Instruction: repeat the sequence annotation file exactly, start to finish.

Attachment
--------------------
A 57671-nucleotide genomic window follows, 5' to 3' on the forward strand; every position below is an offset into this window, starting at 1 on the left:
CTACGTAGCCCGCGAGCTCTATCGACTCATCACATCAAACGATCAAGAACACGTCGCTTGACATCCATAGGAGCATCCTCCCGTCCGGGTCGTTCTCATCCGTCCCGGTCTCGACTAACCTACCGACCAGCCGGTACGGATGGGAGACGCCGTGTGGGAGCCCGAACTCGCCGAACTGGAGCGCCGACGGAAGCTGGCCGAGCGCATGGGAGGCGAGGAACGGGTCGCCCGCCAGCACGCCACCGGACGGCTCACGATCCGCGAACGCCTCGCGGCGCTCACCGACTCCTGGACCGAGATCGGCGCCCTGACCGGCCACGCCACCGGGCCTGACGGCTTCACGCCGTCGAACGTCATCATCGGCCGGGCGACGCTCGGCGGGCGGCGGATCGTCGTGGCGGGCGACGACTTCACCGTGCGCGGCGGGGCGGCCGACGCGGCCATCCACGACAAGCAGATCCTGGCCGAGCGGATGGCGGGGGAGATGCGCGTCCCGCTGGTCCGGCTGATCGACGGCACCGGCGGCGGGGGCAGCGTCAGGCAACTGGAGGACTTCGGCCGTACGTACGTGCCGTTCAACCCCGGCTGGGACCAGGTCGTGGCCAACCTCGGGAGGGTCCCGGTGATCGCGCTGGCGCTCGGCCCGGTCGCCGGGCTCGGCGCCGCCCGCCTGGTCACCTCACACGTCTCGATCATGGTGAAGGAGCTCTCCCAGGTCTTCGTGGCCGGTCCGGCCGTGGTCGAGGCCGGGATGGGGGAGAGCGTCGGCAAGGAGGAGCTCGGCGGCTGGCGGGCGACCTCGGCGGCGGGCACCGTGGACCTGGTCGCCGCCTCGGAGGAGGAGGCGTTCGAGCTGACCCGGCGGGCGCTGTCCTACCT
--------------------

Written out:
A 57671-nucleotide genomic window follows, 5' to 3' on the forward strand; every position below is an offset into this window, starting at 1 on the left:
CTACGTAGCCCGCGAGCTCTATCGACTCATCACATCAAACGATCAAGAACACGTCGCTTGACATCCATAGGAGCATCCTCCCGTCCGGGTCGTTCTCATCCGTCCCGGTCTCGACTAACCTACCGACCAGCCGGTACGGATGGGAGACGCCGTGTGGGAGCCCGAACTCGCCGAACTGGAGCGCCGACGGAAGCTGGCCGAGCGCATGGGAGGCGAGGAACGGGTCGCCCGCCAGCACGCCACCGGACGGCTCACGATCCGCGAACGCCTCGCGGCGCTCACCGACTCCTGGACCGAGATCGGCGCCCTGACCGGCCACGCCACCGGGCCTGACGGCTTCACGCCGTCGAACGTCATCATCGGCCGGGCGACGCTCGGCGGGCGGCGGATCGTCGTGGCGGGCGACGACTTCACCGTGCGCGGCGGGGCGGCCGACGCGGCCATCCACGACAAGCAGATCCTGGCCGAGCGGATGGCGGGGGAGATGCGCGTCCCGCTGGTCCGGCTGATCGACGGCACCGGCGGCGGGGGCAGCGTCAGGCAACTGGAGGACTTCGGCCGTACGTACGTGCCGTTCAACCCCGGCTGGGACCAGGTCGTGGCCAACCTCGGGAGGGTCCCGGTGATCGCGCTGGCGCTCGGCCCGGTCGCCGGGCTCGGCGCCGCCCGCCTGGTCACCTCACACGTCTCGATCATGGTGAAGGAGCTCTCCCAGGTCTTCGTGGCCGGTCCGGCCGTGGTCGAGGCCGGGATGGGGGAGAGCGTCGGCAAGGAGGAGCTCGGCGGCTGGCGGGCGACCTCGGCGGCGGGCACCGTGGACCTGGTCGCCGCCTCGGAGGAGGAGGCGTTCGAGCTGACCCGGCGGGCGCTGTCCTACCT